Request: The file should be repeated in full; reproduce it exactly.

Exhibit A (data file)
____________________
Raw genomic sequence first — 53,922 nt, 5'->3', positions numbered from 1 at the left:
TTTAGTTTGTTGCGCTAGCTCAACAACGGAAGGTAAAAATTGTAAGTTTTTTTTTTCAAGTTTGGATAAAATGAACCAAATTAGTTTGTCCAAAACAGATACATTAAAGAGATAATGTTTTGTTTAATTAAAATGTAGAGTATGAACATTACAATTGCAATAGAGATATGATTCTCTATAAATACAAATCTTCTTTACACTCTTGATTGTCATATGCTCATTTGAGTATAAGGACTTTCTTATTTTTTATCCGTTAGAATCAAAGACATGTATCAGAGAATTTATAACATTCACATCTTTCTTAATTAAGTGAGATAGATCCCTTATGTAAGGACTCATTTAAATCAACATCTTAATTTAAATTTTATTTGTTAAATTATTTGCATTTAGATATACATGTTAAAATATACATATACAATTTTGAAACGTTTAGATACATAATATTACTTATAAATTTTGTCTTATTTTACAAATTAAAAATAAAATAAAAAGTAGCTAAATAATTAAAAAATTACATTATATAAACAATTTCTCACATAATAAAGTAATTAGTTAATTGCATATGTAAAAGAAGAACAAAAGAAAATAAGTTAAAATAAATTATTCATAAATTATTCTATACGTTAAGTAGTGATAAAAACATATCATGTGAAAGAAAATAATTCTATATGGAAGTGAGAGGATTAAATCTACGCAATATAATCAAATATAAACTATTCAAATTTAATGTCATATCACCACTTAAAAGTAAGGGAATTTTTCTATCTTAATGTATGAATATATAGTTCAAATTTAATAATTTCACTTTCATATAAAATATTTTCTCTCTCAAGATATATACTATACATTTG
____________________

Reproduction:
Raw genomic sequence first — 53,922 nt, 5'->3', positions numbered from 1 at the left:
TTTAGTTTGTTGCGCTAGCTCAACAACGGAAGGTAAAAATTGTAAGTTTTTTTTTTCAAGTTTGGATAAAATGAACCAAATTAGTTTGTCCAAAACAGATACATTAAAGAGATAATGTTTTGTTTAATTAAAATGTAGAGTATGAACATTACAATTGCAATAGAGATATGATTCTCTATAAATACAAATCTTCTTTACACTCTTGATTGTCATATGCTCATTTGAGTATAAGGACTTTCTTATTTTTTATCCGTTAGAATCAAAGACATGTATCAGAGAATTTATAACATTCACATCTTTCTTAATTAAGTGAGATAGATCCCTTATGTAAGGACTCATTTAAATCAACATCTTAATTTAAATTTTATTTGTTAAATTATTTGCATTTAGATATACATGTTAAAATATACATATACAATTTTGAAACGTTTAGATACATAATATTACTTATAAATTTTGTCTTATTTTACAAATTAAAAATAAAATAAAAAGTAGCTAAATAATTAAAAAATTACATTATATAAACAATTTCTCACATAATAAAGTAATTAGTTAATTGCATATGTAAAAGAAGAACAAAAGAAAATAAGTTAAAATAAATTATTCATAAATTATTCTATACGTTAAGTAGTGATAAAAACATATCATGTGAAAGAAAATAATTCTATATGGAAGTGAGAGGATTAAATCTACGCAATATAATCAAATATAAACTATTCAAATTTAATGTCATATCACCACTTAAAAGTAAGGGAATTTTTCTATCTTAATGTATGAATATATAGTTCAAATTTAATAATTTCACTTTCATATAAAATATTTTCTCTCTCAAGATATATACTATACATTTG